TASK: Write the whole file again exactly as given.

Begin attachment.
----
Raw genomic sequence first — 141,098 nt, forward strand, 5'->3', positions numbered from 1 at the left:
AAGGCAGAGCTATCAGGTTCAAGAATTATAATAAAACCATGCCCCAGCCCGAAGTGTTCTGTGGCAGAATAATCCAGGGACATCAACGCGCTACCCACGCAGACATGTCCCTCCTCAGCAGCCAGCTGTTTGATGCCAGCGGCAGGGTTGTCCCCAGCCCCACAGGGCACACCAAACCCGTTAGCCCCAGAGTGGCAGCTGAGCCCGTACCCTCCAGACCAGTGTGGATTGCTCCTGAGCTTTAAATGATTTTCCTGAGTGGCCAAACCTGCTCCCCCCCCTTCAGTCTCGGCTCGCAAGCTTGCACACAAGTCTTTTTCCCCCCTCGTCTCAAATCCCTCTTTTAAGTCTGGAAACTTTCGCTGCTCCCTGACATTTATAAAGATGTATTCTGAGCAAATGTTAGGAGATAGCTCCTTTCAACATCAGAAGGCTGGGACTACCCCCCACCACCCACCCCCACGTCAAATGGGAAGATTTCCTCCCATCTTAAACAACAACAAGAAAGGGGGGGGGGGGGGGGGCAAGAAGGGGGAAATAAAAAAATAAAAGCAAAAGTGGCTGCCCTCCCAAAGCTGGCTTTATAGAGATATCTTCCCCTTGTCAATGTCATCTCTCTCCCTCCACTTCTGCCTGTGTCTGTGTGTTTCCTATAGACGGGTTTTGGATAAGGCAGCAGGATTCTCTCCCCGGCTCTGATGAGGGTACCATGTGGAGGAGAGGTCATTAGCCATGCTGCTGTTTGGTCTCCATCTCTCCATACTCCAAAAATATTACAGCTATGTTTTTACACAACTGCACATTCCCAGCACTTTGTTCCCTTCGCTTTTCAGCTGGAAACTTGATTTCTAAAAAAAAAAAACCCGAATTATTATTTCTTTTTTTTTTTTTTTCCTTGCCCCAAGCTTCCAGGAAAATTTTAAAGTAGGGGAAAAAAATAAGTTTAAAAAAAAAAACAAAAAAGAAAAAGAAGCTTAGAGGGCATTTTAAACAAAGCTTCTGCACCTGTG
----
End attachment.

Raw genomic sequence first — 141,098 nt, forward strand, 5'->3', positions numbered from 1 at the left:
AAGGCAGAGCTATCAGGTTCAAGAATTATAATAAAACCATGCCCCAGCCCGAAGTGTTCTGTGGCAGAATAATCCAGGGACATCAACGCGCTACCCACGCAGACATGTCCCTCCTCAGCAGCCAGCTGTTTGATGCCAGCGGCAGGGTTGTCCCCAGCCCCACAGGGCACACCAAACCCGTTAGCCCCAGAGTGGCAGCTGAGCCCGTACCCTCCAGACCAGTGTGGATTGCTCCTGAGCTTTAAATGATTTTCCTGAGTGGCCAAACCTGCTCCCCCCCCTTCAGTCTCGGCTCGCAAGCTTGCACACAAGTCTTTTTCCCCCCTCGTCTCAAATCCCTCTTTTAAGTCTGGAAACTTTCGCTGCTCCCTGACATTTATAAAGATGTATTCTGAGCAAATGTTAGGAGATAGCTCCTTTCAACATCAGAAGGCTGGGACTACCCCCCACCACCCACCCCCACGTCAAATGGGAAGATTTCCTCCCATCTTAAACAACAACAAGAAAGGGGGGGGGGGGGGGGGCAAGAAGGGGGAAATAAAAAAATAAAAGCAAAAGTGGCTGCCCTCCCAAAGCTGGCTTTATAGAGATATCTTCCCCTTGTCAATGTCATCTCTCTCCCTCCACTTCTGCCTGTGTCTGTGTGTTTCCTATAGACGGGTTTTGGATAAGGCAGCAGGATTCTCTCCCCGGCTCTGATGAGGGTACCATGTGGAGGAGAGGTCATTAGCCATGCTGCTGTTTGGTCTCCATCTCTCCATACTCCAAAAATATTACAGCTATGTTTTTACACAACTGCACATTCCCAGCACTTTGTTCCCTTCGCTTTTCAGCTGGAAACTTGATTTCTAAAAAAAAAAAACCCGAATTATTATTTCTTTTTTTTTTTTTTTCCTTGCCCCAAGCTTCCAGGAAAATTTTAAAGTAGGGGAAAAAAATAAGTTTAAAAAAAAAAACAAAAAAGAAAAAGAAGCTTAGAGGGCATTTTAAACAAAGCTTCTGCACCTGTG